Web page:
Sihanouk:  We will do everything in our power and spare no sacrifice to guarantee that we will not fall from power and step down as Your Excellency, the Chairman, has just said.  We believe that we are on the correct path, just as I said yesterday [in speaking with] Mayor Peng Zhen and the people of Beijing.  Owing to the powerful support given to us by Chinese friends, we are able to resist the threats and insults aimed at us by others. 

Chairman Mao:  It is imperialism, these reactionaries of various countries and revisionists that insult and undermine us, and that engage in subversion and wreckage, rumor-mongering, and slander.  You’re a kingdom, and Nepal and Afghanistan are also kingdoms, and all are friendly with us.  The United States is a country with a presidential system, and they are most antagonistic toward us.  India is also a country with a presidential system, and also opposes us.  As I see it, the problem isn’t form, but substance.  

Sihanouk:  I’m really happy to hear this from the mouth of a great person such as Your Excellency, the Chairman. 

Chairman Mao:  We’ve spoken about these issues before. 

Sihanouk:  Some republican theorists are always saying that a king and a prince such as I am is certainly bad, not as good a president.  They say that a president belongs to the people, and is certainly good. 

Chairman Mao:  They belong to the capitalists and monopoly capitalists, and not to the people.  Some countries with a presidential system are imperialist countries, reactionary countries.  Indonesia is a presidential system, but they are good.  You’ve been there, right?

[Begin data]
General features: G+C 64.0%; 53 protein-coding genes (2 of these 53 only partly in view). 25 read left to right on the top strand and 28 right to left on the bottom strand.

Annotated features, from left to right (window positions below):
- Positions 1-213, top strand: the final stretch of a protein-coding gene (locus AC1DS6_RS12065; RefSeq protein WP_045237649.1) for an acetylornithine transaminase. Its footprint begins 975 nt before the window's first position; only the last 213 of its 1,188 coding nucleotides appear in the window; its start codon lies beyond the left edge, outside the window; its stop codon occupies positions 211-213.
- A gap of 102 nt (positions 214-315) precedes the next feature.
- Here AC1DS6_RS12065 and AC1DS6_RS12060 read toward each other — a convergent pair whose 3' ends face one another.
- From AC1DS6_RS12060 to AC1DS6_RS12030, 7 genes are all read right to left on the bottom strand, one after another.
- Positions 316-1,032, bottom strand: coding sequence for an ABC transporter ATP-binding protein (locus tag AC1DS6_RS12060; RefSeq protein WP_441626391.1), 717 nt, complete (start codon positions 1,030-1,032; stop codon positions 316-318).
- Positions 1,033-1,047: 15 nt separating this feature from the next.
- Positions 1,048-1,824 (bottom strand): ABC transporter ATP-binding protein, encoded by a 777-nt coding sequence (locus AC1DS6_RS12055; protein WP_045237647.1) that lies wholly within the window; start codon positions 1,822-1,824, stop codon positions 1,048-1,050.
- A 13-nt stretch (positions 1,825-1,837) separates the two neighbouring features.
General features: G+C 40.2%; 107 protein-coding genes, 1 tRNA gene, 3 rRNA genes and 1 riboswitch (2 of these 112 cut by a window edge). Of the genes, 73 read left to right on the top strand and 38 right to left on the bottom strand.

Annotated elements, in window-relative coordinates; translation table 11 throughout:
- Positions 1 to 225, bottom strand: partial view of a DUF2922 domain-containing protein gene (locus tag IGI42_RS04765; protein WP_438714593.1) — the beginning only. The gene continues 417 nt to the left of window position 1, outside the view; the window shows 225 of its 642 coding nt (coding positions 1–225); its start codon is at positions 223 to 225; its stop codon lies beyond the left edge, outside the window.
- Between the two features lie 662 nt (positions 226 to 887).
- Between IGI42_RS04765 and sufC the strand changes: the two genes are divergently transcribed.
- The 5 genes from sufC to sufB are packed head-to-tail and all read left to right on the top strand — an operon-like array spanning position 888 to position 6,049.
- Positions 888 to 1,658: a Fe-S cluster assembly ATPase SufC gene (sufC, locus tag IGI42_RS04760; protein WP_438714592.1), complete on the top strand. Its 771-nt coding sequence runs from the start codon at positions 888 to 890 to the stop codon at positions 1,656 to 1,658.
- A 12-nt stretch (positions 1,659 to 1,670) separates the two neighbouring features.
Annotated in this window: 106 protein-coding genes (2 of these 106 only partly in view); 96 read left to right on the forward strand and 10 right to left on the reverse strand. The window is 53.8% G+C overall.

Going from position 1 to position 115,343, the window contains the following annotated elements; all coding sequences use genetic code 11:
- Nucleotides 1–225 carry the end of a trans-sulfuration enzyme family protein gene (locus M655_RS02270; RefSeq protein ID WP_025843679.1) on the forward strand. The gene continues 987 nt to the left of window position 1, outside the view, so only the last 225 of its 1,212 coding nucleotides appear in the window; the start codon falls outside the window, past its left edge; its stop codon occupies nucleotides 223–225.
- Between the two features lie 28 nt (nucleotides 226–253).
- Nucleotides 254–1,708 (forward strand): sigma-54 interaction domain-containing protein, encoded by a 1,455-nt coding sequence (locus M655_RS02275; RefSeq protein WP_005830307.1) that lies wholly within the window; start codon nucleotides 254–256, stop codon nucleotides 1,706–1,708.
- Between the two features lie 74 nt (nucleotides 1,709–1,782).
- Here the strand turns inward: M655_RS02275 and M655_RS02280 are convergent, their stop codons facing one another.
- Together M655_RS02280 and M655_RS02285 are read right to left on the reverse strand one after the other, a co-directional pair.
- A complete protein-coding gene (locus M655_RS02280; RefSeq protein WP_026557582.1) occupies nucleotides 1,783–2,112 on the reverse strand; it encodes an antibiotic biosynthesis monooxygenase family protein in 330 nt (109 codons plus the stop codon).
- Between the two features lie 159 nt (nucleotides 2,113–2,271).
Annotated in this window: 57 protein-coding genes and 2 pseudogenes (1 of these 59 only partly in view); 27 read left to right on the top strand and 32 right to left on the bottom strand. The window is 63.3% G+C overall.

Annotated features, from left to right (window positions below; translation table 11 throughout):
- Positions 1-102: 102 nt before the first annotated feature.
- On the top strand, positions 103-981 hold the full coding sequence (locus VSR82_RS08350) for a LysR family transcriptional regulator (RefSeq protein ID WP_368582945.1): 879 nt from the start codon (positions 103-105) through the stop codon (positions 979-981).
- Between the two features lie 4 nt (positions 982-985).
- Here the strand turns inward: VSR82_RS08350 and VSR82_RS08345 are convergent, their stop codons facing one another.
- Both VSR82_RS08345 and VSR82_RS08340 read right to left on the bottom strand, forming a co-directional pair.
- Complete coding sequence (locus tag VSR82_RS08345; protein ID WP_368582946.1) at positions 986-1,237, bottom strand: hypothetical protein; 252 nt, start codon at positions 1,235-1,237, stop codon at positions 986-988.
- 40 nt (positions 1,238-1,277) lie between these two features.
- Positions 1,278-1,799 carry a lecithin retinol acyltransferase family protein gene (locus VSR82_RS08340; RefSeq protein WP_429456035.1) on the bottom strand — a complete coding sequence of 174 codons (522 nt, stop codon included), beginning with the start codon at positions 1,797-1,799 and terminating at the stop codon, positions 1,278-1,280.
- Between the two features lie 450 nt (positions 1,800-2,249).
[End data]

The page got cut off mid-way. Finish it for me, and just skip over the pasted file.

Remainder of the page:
Sihanouk:  We get along well.

Chairman Mao:  Thailand is a kingdom, but South Vietnam’s Ngo Dihn Diem is a president.

Sihanouk:  The Thai king has no power, those really holding power are [in] the military group, whether economically or even politically.

Chairman Mao:  That is [Field Marshal] Mr. Sarit [Thanarat].  He’s not well-intentioned toward you.

Sihanouk:  He regards me as Thailand’s number one enemy.  Their newspapers print in large letters than I’m enemy number one.  My reply to them is that I’m honored that you call me this.  Thailand regards the Communist Party as the big enemy.  If I’m enemy number one, that’s even worse [i.e., I’m worse] than the socialist camp.  I’m flattered to be considered even more important the Khrushchev and Mao Zedong.  But, since they call me this, I show my appreciation.

Chairman Mao:  What is Ngo Dinh Diem’s attitude?  They’re really busy internally!

Sihanouk:  But they frequently send airplanes to bomb our villages.  Recently they bombed one of our villages, killing fifteen of our people.  Their excuse was that they mistook the position of the border.

Chairman Mao:  Their airplanes make mistakes all over the place, even inside their country.  They’ve burned a lot of villages, but, the more they burn, the more villages oppose them.

Sihanouk:  Now all the South Vietnamese oppose Ngo Dinh Diem.

Chairman Mao:  They oppose Ngo Dinh Diem and the United States.  The United States has more than 10,000 persons [i.e., military advisers] in South Vietnam.

Sihanouk:  They also take part in operations.